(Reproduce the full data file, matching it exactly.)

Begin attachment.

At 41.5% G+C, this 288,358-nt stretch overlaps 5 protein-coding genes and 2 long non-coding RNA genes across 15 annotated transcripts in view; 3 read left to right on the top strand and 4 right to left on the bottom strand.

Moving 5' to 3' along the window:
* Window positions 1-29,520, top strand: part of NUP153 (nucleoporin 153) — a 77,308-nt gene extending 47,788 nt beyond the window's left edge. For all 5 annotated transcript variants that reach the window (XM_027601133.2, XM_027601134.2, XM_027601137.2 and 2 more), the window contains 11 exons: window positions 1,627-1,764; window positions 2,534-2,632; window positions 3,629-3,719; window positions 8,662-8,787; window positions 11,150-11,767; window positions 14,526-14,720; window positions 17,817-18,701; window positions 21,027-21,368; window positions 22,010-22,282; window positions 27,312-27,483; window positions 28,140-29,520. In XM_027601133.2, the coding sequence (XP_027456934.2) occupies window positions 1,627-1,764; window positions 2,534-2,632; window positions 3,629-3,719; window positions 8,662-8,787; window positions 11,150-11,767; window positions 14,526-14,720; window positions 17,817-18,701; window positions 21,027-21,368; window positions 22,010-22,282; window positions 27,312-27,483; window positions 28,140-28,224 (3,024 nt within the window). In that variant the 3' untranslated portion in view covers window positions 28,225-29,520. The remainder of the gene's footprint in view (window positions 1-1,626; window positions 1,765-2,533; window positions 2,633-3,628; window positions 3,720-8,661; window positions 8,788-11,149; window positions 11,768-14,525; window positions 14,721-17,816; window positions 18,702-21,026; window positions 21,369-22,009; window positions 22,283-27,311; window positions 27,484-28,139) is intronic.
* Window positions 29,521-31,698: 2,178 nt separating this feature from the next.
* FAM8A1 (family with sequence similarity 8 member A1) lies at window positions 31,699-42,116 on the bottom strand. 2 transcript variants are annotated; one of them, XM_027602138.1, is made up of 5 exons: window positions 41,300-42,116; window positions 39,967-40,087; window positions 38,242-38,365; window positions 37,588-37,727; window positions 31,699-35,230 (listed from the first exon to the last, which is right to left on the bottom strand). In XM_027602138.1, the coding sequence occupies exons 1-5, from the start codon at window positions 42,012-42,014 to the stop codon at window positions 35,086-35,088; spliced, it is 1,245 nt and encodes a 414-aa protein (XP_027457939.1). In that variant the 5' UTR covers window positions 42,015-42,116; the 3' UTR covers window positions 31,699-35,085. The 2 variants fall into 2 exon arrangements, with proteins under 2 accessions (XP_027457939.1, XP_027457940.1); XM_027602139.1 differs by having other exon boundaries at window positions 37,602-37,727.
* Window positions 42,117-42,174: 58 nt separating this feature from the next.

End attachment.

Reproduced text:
At 41.5% G+C, this 288,358-nt stretch overlaps 5 protein-coding genes and 2 long non-coding RNA genes across 15 annotated transcripts in view; 3 read left to right on the top strand and 4 right to left on the bottom strand.

Moving 5' to 3' along the window:
* Window positions 1-29,520, top strand: part of NUP153 (nucleoporin 153) — a 77,308-nt gene extending 47,788 nt beyond the window's left edge. For all 5 annotated transcript variants that reach the window (XM_027601133.2, XM_027601134.2, XM_027601137.2 and 2 more), the window contains 11 exons: window positions 1,627-1,764; window positions 2,534-2,632; window positions 3,629-3,719; window positions 8,662-8,787; window positions 11,150-11,767; window positions 14,526-14,720; window positions 17,817-18,701; window positions 21,027-21,368; window positions 22,010-22,282; window positions 27,312-27,483; window positions 28,140-29,520. In XM_027601133.2, the coding sequence (XP_027456934.2) occupies window positions 1,627-1,764; window positions 2,534-2,632; window positions 3,629-3,719; window positions 8,662-8,787; window positions 11,150-11,767; window positions 14,526-14,720; window positions 17,817-18,701; window positions 21,027-21,368; window positions 22,010-22,282; window positions 27,312-27,483; window positions 28,140-28,224 (3,024 nt within the window). In that variant the 3' untranslated portion in view covers window positions 28,225-29,520. The remainder of the gene's footprint in view (window positions 1-1,626; window positions 1,765-2,533; window positions 2,633-3,628; window positions 3,720-8,661; window positions 8,788-11,149; window positions 11,768-14,525; window positions 14,721-17,816; window positions 18,702-21,026; window positions 21,369-22,009; window positions 22,283-27,311; window positions 27,484-28,139) is intronic.
* Window positions 29,521-31,698: 2,178 nt separating this feature from the next.
* FAM8A1 (family with sequence similarity 8 member A1) lies at window positions 31,699-42,116 on the bottom strand. 2 transcript variants are annotated; one of them, XM_027602138.1, is made up of 5 exons: window positions 41,300-42,116; window positions 39,967-40,087; window positions 38,242-38,365; window positions 37,588-37,727; window positions 31,699-35,230 (listed from the first exon to the last, which is right to left on the bottom strand). In XM_027602138.1, the coding sequence occupies exons 1-5, from the start codon at window positions 42,012-42,014 to the stop codon at window positions 35,086-35,088; spliced, it is 1,245 nt and encodes a 414-aa protein (XP_027457939.1). In that variant the 5' UTR covers window positions 42,015-42,116; the 3' UTR covers window positions 31,699-35,085. The 2 variants fall into 2 exon arrangements, with proteins under 2 accessions (XP_027457939.1, XP_027457940.1); XM_027602139.1 differs by having other exon boundaries at window positions 37,602-37,727.
* Window positions 42,117-42,174: 58 nt separating this feature from the next.